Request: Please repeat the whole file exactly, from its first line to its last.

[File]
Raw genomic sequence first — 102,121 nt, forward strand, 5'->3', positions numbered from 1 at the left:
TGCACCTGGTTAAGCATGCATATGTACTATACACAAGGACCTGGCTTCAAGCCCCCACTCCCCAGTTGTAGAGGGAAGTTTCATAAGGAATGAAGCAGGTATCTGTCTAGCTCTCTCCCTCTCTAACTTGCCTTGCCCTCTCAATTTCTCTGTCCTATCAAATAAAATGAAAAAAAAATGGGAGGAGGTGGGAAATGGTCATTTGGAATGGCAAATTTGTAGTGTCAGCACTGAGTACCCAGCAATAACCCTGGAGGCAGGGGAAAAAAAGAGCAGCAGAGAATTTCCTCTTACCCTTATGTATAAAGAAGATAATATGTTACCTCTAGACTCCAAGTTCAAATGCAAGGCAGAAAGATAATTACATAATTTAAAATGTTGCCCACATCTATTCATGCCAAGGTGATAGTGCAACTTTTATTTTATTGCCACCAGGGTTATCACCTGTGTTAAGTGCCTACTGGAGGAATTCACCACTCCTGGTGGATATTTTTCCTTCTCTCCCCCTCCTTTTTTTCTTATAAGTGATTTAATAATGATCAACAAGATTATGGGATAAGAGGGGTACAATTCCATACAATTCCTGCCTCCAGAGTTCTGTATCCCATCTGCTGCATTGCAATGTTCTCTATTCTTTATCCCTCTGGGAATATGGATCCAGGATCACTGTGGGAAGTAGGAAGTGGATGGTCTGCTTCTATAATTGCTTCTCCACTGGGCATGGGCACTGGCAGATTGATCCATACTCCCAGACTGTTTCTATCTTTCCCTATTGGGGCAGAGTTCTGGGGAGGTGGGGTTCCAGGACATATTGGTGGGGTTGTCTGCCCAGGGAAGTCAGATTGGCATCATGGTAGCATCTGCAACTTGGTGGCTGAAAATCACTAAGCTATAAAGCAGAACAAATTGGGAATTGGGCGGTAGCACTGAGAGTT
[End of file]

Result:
Raw genomic sequence first — 102,121 nt, forward strand, 5'->3', positions numbered from 1 at the left:
TGCACCTGGTTAAGCATGCATATGTACTATACACAAGGACCTGGCTTCAAGCCCCCACTCCCCAGTTGTAGAGGGAAGTTTCATAAGGAATGAAGCAGGTATCTGTCTAGCTCTCTCCCTCTCTAACTTGCCTTGCCCTCTCAATTTCTCTGTCCTATCAAATAAAATGAAAAAAAAATGGGAGGAGGTGGGAAATGGTCATTTGGAATGGCAAATTTGTAGTGTCAGCACTGAGTACCCAGCAATAACCCTGGAGGCAGGGGAAAAAAAGAGCAGCAGAGAATTTCCTCTTACCCTTATGTATAAAGAAGATAATATGTTACCTCTAGACTCCAAGTTCAAATGCAAGGCAGAAAGATAATTACATAATTTAAAATGTTGCCCACATCTATTCATGCCAAGGTGATAGTGCAACTTTTATTTTATTGCCACCAGGGTTATCACCTGTGTTAAGTGCCTACTGGAGGAATTCACCACTCCTGGTGGATATTTTTCCTTCTCTCCCCCTCCTTTTTTTCTTATAAGTGATTTAATAATGATCAACAAGATTATGGGATAAGAGGGGTACAATTCCATACAATTCCTGCCTCCAGAGTTCTGTATCCCATCTGCTGCATTGCAATGTTCTCTATTCTTTATCCCTCTGGGAATATGGATCCAGGATCACTGTGGGAAGTAGGAAGTGGATGGTCTGCTTCTATAATTGCTTCTCCACTGGGCATGGGCACTGGCAGATTGATCCATACTCCCAGACTGTTTCTATCTTTCCCTATTGGGGCAGAGTTCTGGGGAGGTGGGGTTCCAGGACATATTGGTGGGGTTGTCTGCCCAGGGAAGTCAGATTGGCATCATGGTAGCATCTGCAACTTGGTGGCTGAAAATCACTAAGCTATAAAGCAGAACAAATTGGGAATTGGGCGGTAGCACTGAGAGTT